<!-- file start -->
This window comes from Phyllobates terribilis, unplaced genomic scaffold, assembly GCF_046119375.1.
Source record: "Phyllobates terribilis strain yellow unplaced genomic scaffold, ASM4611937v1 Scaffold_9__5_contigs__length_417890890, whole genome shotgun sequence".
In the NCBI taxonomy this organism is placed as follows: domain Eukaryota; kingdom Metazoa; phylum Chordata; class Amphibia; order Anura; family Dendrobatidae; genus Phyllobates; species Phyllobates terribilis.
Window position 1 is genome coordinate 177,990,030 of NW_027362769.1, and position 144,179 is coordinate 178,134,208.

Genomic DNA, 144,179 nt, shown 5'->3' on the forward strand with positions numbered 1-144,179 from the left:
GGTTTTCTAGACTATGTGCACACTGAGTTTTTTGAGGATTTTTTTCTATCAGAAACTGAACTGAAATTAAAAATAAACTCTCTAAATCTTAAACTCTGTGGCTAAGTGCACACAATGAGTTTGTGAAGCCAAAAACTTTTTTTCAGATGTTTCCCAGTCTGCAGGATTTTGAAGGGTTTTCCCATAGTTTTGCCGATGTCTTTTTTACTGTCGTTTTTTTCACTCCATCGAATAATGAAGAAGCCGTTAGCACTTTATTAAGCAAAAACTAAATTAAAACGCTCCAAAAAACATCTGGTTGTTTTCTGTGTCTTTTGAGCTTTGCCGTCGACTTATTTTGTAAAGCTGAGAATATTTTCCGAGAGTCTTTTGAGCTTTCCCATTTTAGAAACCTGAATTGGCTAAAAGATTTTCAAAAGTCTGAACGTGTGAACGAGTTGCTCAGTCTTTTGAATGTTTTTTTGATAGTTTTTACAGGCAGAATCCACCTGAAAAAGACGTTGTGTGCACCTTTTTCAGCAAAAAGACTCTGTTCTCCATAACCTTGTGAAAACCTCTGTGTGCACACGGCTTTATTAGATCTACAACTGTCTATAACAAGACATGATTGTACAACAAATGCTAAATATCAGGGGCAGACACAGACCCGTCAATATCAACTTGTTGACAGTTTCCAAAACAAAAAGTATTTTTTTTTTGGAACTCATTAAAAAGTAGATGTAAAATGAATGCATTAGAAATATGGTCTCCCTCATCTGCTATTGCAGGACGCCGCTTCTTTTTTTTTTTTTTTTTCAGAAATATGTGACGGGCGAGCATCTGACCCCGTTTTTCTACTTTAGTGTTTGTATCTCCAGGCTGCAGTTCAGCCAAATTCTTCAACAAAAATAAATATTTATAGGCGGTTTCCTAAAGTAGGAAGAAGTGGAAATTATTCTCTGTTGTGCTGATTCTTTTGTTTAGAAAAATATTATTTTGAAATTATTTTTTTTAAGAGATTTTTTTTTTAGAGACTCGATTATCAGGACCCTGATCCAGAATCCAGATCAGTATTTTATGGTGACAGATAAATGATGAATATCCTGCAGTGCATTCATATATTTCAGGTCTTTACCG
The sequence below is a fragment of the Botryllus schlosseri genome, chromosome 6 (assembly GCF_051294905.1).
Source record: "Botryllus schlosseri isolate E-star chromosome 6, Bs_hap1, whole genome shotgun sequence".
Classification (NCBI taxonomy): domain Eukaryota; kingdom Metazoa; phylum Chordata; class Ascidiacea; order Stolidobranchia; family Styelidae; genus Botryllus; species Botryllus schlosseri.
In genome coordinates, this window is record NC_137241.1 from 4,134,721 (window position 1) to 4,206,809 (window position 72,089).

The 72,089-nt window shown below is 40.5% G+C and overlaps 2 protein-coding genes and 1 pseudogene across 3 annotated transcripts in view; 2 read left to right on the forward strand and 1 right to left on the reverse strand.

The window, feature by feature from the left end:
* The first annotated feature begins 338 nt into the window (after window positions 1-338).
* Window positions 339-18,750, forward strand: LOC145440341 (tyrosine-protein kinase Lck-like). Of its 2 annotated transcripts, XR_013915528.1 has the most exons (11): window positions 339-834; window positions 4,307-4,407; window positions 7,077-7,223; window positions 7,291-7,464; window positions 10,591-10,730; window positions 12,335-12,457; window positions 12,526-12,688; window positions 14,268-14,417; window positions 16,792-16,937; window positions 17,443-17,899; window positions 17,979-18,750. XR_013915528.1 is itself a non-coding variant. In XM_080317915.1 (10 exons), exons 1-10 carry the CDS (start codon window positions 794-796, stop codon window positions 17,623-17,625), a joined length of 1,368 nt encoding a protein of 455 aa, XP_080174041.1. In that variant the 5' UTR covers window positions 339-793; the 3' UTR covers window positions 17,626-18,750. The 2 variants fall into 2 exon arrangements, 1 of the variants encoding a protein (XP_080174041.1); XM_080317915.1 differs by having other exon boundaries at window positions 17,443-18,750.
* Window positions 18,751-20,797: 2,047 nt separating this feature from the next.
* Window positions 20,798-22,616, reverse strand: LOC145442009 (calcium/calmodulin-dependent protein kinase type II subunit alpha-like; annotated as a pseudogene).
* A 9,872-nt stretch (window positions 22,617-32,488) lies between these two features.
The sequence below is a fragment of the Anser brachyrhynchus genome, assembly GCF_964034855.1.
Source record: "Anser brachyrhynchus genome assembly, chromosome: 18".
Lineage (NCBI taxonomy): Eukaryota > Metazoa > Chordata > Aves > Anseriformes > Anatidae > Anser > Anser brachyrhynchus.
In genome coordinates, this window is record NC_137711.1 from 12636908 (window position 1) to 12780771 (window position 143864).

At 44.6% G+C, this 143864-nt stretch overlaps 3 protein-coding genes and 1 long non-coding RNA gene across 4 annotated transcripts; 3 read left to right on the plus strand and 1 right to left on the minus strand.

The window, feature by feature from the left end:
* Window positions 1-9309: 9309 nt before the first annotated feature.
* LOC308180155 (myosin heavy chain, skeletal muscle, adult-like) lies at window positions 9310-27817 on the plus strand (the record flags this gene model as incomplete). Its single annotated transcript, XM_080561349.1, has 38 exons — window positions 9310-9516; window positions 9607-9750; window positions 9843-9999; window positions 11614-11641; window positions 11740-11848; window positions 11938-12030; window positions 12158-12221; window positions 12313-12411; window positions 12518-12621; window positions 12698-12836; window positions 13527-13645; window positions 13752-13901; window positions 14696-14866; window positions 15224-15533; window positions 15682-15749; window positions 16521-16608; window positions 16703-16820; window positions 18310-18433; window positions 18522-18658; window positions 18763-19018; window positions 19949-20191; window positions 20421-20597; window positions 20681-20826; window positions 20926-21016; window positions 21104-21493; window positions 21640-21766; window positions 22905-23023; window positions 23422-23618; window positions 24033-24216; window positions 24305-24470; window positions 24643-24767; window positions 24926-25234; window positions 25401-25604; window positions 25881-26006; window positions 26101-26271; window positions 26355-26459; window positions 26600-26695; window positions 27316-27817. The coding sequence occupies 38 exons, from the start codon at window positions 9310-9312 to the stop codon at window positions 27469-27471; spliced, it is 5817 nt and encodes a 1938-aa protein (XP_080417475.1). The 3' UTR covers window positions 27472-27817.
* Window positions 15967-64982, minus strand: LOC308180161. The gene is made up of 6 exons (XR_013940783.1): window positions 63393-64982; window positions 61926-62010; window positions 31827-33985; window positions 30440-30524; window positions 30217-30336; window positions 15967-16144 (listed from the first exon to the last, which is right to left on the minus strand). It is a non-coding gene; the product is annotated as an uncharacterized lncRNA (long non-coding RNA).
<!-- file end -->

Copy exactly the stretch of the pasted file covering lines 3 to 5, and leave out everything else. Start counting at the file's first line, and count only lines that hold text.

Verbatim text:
In the NCBI taxonomy this organism is placed as follows: domain Eukaryota; kingdom Metazoa; phylum Chordata; class Amphibia; order Anura; family Dendrobatidae; genus Phyllobates; species Phyllobates terribilis.
Window position 1 is genome coordinate 177,990,030 of NW_027362769.1, and position 144,179 is coordinate 178,134,208.

Genomic DNA, 144,179 nt, shown 5'->3' on the forward strand with positions numbered 1-144,179 from the left: